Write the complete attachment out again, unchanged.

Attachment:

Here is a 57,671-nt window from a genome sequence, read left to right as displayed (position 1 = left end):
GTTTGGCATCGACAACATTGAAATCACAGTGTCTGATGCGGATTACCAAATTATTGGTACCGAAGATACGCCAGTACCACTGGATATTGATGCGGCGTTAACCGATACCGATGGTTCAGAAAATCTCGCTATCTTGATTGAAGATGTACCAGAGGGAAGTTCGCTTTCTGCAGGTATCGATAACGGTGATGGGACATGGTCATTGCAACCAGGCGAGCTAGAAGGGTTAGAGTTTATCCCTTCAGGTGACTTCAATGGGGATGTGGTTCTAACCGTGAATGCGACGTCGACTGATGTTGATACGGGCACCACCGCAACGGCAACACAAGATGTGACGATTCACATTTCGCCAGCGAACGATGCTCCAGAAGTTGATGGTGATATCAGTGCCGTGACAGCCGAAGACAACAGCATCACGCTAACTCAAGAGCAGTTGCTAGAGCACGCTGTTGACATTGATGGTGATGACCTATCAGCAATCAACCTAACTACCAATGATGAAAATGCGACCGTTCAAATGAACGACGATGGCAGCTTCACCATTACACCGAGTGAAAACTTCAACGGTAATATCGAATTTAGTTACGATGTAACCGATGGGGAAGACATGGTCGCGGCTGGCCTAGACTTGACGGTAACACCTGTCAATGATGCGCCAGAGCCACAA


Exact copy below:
Here is a 57,671-nt window from a genome sequence, read left to right as displayed (position 1 = left end):
GTTTGGCATCGACAACATTGAAATCACAGTGTCTGATGCGGATTACCAAATTATTGGTACCGAAGATACGCCAGTACCACTGGATATTGATGCGGCGTTAACCGATACCGATGGTTCAGAAAATCTCGCTATCTTGATTGAAGATGTACCAGAGGGAAGTTCGCTTTCTGCAGGTATCGATAACGGTGATGGGACATGGTCATTGCAACCAGGCGAGCTAGAAGGGTTAGAGTTTATCCCTTCAGGTGACTTCAATGGGGATGTGGTTCTAACCGTGAATGCGACGTCGACTGATGTTGATACGGGCACCACCGCAACGGCAACACAAGATGTGACGATTCACATTTCGCCAGCGAACGATGCTCCAGAAGTTGATGGTGATATCAGTGCCGTGACAGCCGAAGACAACAGCATCACGCTAACTCAAGAGCAGTTGCTAGAGCACGCTGTTGACATTGATGGTGATGACCTATCAGCAATCAACCTAACTACCAATGATGAAAATGCGACCGTTCAAATGAACGACGATGGCAGCTTCACCATTACACCGAGTGAAAACTTCAACGGTAATATCGAATTTAGTTACGATGTAACCGATGGGGAAGACATGGTCGCGGCTGGCCTAGACTTGACGGTAACACCTGTCAATGATGCGCCAGAGCCACAA